Tomorrow is the first day of September. And the day after that is Labor Day.
When I was a girl, school didn’t start until the Tuesday after Labor Day, and even now, it seems quite unnatural to see children walking to school or boarding buses in August. The Labor Day holiday was the second “bookend” of the season (Memorial Day being the first). It signified the official conclusion of summer and was the date after which such things as sundresses and white shoes were unequivocally retired and pushed to the back of the closet. It was time to rotate the corduroy and wool and jackets and sweaters to the front of the closet, and get out the…
School bags. Oh, how I loved getting out my school bag after the long summer! I loved filling it with new pencils, pristine erasers, Crayolas with sharp tips, and fresh, unrumpled filler paper. There was all the promise that accompanied a new school year, too: a new homeroom teacher, new subjects and textbooks, and usually several new classmates. I even loved that classic first-week-of-school ritual: the mandatory composition, “What I Did During Summer Vacation.” Not that I had actually done much of note during most of my summers — I simply enjoyed hearing what the other kids had been up to. And it meant we were getting back in the groove.
There was the shiny, fresh coat of varnish on the hardwood classroom floors, the colorful educational posters mounted on bulletin boards by the teachers, and the fashion show. How I loved seeing the pretty new dresses the girls wore on the first day of school! (Sorry, I didn’t tend to pay much attention to boys’ clothes…) And it would only be a few weeks and the leaves on the trees would begin turning colors and fall to the ground, and teachers would begin adorning the classroom with pumpkin themed decorations. I’ve never been able to sort out whether I liked the beginning of the school year because fall was my favorite season of the year, or whether I liked fall because that’s when school started.
Upon returning to school at the beginning of second grade, it quickly became evident to me that I didn’t get the memo about that year’s fad: rabbit’s foot key chains. Everyone but me seemed to have one hanging from a lunch box handle, a zipper tab, or the like. How could I have possibly missed a societal trend of this proportion? Call it herd instinct, peer pressure, or sheer covetousness, I was instantly fixated on having one of my own. On the way home from school that day, I probably scoured the neighborhood looking for discarded Coke bottles I could redeem for a penny apiece, so I could begin amassing much needed discretionary funds.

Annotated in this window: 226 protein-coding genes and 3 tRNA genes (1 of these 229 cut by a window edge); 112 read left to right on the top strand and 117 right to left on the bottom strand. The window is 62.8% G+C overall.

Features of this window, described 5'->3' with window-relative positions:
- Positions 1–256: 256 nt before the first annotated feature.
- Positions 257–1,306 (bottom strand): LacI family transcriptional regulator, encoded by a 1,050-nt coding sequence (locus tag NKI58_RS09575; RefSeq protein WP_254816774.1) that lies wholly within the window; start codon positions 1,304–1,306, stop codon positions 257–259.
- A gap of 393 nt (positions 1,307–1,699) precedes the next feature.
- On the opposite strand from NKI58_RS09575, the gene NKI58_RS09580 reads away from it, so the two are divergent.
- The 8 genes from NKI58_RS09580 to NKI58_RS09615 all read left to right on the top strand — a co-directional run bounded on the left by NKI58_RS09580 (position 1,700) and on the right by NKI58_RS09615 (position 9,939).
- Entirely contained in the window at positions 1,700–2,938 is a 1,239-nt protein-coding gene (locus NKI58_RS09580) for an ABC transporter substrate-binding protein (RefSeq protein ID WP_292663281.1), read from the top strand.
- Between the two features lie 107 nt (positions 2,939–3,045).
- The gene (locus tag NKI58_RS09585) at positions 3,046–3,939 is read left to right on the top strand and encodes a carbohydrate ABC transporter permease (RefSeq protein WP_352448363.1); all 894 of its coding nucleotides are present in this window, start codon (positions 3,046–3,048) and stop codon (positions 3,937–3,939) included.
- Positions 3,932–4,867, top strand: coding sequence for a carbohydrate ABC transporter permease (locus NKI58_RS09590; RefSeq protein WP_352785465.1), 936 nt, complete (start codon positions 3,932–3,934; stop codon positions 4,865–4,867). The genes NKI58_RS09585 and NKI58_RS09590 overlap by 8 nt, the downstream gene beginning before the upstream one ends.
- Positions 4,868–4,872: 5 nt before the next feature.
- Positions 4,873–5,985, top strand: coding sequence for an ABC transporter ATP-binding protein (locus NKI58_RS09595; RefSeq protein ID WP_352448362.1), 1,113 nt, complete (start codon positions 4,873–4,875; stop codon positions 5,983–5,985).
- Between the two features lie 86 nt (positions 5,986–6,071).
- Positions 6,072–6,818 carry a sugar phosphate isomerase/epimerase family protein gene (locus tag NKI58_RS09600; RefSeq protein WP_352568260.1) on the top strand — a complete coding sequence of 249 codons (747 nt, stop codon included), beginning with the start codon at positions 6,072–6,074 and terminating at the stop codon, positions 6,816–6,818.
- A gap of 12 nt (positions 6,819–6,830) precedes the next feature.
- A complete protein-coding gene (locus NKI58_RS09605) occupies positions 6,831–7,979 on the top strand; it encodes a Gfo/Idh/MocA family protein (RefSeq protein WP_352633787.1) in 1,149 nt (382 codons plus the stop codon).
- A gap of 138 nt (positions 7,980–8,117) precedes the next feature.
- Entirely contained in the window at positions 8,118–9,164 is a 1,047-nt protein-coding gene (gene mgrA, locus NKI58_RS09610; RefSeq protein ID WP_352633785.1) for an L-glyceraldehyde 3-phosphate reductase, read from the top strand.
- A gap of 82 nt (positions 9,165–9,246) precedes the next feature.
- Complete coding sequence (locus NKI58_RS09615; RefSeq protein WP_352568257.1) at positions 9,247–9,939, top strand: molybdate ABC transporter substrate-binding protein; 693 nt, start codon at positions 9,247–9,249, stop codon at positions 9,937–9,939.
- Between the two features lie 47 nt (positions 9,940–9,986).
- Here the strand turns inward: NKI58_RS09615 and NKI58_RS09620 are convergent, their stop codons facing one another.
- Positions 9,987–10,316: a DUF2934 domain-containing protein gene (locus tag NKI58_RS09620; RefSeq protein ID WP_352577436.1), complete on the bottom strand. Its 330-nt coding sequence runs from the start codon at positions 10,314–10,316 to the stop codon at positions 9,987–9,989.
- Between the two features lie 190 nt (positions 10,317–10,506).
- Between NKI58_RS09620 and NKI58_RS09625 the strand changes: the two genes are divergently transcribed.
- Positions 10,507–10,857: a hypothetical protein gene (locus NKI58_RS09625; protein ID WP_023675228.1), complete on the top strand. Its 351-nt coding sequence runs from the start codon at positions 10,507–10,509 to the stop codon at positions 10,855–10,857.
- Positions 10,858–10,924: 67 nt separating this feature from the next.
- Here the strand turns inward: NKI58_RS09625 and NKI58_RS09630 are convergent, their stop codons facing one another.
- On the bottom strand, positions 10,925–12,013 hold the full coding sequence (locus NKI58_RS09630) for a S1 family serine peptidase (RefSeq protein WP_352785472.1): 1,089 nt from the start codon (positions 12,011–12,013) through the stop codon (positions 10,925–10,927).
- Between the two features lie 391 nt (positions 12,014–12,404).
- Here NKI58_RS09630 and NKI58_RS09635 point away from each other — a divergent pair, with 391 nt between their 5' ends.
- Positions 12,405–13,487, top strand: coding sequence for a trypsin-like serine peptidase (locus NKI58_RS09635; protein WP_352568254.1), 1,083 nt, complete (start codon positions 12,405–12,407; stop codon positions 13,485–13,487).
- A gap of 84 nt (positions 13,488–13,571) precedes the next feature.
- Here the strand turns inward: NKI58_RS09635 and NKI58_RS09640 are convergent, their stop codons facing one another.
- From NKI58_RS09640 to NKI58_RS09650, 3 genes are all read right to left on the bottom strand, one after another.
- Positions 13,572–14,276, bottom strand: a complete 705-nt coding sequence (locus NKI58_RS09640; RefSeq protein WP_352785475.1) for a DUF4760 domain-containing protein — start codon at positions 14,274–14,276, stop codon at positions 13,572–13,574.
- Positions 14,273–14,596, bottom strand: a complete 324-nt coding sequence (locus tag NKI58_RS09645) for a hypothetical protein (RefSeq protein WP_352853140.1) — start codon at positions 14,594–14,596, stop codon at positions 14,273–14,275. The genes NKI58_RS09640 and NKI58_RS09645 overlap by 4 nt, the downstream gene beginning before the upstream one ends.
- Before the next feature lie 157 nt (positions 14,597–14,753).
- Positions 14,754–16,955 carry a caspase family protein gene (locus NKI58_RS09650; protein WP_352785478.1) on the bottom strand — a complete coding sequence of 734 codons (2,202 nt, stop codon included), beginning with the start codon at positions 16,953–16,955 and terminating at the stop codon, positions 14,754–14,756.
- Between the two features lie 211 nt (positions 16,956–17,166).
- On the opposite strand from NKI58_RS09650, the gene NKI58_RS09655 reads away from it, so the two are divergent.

[It does seem rather incongruous that I was absolutely horrified by the beheading of a chicken destined to be a family’s nutritional sustenance, but perfectly comfortable accessorizing with dismembered rabbit parts.]
My recollection of what happened next is fuzzy. Whether I said something about wanting this season’s “must-have” to my classmate, Larry, or whether he simply observed my poverty in the trinket department is uncertain. Larry was the Rabbit’s Foot King of Mrs. Fisher’s second grade class. He sported a whole stringer of them in a rainbow of colors. You know, now that I think about it, the most likely scenario is that he noticed me drooling.
At some point — and this is where my memory gets clear again — Larry asked me if I’d like to have one. Are you kidding?!! Did I want one?!! I tried to appear cool and nonchalant, but since I hadn’t yet gathered enough change to buy one, inside I was squealing with delight. He said I could pick one out. I thanked him, then blissfully stroked the soft, furry present for the rest of the day. About a week later he offered me another one. And then again in about another week or so; his supply appeared to be endless. It wasn’t long before I had an enviable collection of my own.
I wish I could say that my conscience kicked in at some point, but it didn’t. I had fallen into a drunken-rabbit’s-foot-stupor that rendered me oblivious to his part of the whole equation. I never paused to ask myself whether he simply enjoyed sharing, or whether he was a little sweet on me. I suppose either way, he may have gotten the payoff he wanted.
I can tell you this: he’s the only boy in that class whose name I can remember to this day. Thanks again for the rabbit’s feet, Larry!